The first major cultural event to have taken place in person since the Covid pandemic brought the world to its knees – the Venice film festival – has come to an end with the top prize going to a film directed by a Chinese woman, less than a week after the Academy behind the Oscars setting out new diversity criteria for its own top prize.
Nomadland – an American docu-drama from Chloé Zhao – will be hoping to follow the festival’s three most recent winners, The Shape of Water, Roma and last year’s Joker onto Oscar’s Best Picture shortlist.
The jury, led by the actress Cate Blanchett, chose Nomadland, starring Frances McDormand, from a list of contenders that included a record eight directed by women. Zhao is the first woman to win the Golden Lion at Venice since Sofia Coppola, for Somewhere in 2010, and the first ethnic minority woman to win since Mira Nair in 2001, with Monsoon Wedding.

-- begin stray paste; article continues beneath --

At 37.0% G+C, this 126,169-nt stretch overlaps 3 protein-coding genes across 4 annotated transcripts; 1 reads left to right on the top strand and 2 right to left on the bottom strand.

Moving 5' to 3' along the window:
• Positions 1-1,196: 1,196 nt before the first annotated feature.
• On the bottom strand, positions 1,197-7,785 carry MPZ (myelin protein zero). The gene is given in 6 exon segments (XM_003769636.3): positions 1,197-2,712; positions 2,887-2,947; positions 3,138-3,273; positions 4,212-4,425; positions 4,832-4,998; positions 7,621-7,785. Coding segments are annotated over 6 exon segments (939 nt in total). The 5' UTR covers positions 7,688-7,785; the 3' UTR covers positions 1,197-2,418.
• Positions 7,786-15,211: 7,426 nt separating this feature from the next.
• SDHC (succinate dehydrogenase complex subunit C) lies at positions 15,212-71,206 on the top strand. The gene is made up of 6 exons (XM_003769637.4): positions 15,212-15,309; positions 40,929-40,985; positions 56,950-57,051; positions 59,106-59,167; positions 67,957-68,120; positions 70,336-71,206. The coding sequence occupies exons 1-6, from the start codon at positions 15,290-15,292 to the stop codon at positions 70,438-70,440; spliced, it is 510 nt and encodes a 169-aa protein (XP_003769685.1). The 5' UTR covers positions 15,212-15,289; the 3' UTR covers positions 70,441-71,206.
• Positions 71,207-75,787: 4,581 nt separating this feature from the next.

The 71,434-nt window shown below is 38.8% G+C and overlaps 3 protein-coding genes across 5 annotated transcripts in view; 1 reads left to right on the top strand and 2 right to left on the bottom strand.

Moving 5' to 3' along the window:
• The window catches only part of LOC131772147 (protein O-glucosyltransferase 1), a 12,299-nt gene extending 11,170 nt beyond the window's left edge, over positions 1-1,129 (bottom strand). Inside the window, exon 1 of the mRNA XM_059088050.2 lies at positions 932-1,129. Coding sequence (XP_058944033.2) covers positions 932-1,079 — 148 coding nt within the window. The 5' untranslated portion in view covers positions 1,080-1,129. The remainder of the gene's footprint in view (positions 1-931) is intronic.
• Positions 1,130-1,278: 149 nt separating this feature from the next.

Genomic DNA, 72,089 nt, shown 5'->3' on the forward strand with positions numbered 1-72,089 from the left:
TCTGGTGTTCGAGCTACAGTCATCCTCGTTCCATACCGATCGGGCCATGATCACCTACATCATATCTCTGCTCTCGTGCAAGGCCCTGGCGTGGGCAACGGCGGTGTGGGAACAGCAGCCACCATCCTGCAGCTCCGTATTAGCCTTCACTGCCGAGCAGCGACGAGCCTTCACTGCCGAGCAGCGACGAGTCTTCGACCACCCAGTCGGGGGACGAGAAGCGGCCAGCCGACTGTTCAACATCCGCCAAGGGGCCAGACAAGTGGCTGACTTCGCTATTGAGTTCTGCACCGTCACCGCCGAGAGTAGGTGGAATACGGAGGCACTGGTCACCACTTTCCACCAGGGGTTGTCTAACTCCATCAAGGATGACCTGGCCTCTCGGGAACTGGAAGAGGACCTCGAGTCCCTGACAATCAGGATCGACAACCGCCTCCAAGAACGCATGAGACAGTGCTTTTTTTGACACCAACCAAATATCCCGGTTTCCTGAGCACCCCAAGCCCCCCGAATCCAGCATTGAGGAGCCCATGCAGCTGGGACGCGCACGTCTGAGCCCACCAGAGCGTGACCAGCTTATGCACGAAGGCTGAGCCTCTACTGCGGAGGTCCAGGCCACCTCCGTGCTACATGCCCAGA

At a festival with less of the Hollywood glitz and glamour than usual, and with smaller audiences as a result of the ongoing pandemic, the runner-up Grand Jury Prize went to Mexico’s Michel Franco for his dystopian thriller New Order. The Silver Lion for Best Director went to Japan’s Kiyoshi Kurosawa for the wartime spy film Wife of a Spy.
The British Actress Vanessa Kirby was named the best actress for Pieces of a Woman – one of two films she was starring in at the festival.
The Best Actor award went to Italy’s Pierfrancesco Favino for Padrenostro.